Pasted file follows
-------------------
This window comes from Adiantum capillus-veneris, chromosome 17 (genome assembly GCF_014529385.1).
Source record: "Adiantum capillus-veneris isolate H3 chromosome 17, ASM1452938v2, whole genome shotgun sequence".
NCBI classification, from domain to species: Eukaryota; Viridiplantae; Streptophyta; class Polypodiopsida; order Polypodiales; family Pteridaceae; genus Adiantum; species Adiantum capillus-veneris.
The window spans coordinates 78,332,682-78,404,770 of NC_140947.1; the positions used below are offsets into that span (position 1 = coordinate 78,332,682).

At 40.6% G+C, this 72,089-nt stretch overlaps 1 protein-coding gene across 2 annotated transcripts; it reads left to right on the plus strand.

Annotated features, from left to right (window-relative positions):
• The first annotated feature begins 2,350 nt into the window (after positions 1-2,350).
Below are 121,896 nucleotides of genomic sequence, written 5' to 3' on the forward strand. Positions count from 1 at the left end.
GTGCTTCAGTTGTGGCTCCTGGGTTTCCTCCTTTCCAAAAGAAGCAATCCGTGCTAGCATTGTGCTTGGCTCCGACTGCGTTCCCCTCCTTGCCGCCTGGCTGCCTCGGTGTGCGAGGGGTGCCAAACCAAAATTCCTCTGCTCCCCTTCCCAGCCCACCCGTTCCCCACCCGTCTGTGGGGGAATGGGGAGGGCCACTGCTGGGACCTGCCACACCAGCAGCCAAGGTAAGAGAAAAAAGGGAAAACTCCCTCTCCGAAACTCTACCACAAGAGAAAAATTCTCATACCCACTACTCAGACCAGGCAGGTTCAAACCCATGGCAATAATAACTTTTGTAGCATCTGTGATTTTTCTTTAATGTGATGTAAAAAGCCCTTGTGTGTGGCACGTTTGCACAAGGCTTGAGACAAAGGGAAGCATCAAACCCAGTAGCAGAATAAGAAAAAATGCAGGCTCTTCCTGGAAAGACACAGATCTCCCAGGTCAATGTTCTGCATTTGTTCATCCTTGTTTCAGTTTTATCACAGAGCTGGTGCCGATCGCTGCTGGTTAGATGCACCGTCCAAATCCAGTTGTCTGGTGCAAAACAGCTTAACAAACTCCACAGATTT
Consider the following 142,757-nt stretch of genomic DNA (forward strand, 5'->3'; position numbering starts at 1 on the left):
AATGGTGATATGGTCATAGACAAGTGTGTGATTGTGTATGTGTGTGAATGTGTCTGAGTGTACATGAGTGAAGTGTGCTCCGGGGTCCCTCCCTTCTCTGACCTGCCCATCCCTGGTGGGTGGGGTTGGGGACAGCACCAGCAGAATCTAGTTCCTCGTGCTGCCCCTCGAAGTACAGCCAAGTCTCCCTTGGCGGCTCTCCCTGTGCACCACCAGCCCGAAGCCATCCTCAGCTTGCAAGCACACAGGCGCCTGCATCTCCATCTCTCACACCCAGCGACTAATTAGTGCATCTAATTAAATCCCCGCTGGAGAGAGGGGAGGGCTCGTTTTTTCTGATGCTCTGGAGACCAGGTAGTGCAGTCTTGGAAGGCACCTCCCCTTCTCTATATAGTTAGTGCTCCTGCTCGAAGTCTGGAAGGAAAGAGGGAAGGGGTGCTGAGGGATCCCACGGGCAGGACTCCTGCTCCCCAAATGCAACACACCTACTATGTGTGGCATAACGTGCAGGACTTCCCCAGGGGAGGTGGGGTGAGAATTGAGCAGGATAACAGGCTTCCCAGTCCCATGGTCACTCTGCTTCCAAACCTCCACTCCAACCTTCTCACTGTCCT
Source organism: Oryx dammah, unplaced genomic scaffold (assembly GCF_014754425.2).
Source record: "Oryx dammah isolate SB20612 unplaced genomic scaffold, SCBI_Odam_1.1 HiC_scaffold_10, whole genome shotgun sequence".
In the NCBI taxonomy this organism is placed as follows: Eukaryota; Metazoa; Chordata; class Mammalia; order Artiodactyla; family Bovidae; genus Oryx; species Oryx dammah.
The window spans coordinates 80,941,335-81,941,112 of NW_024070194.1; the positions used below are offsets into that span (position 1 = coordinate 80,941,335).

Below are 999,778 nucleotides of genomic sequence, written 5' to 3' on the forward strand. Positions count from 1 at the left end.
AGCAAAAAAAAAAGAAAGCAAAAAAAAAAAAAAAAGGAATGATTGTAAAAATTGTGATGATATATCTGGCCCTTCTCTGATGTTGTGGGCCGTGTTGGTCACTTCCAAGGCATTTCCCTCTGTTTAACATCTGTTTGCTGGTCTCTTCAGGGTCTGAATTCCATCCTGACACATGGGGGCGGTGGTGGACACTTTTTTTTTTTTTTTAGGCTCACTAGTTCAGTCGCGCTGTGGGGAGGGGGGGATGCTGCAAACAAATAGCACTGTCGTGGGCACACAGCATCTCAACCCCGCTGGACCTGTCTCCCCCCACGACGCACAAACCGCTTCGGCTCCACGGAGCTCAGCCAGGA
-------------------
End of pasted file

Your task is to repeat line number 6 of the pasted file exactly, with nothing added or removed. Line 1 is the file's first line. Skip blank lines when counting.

Annotated features, from left to right (window-relative positions):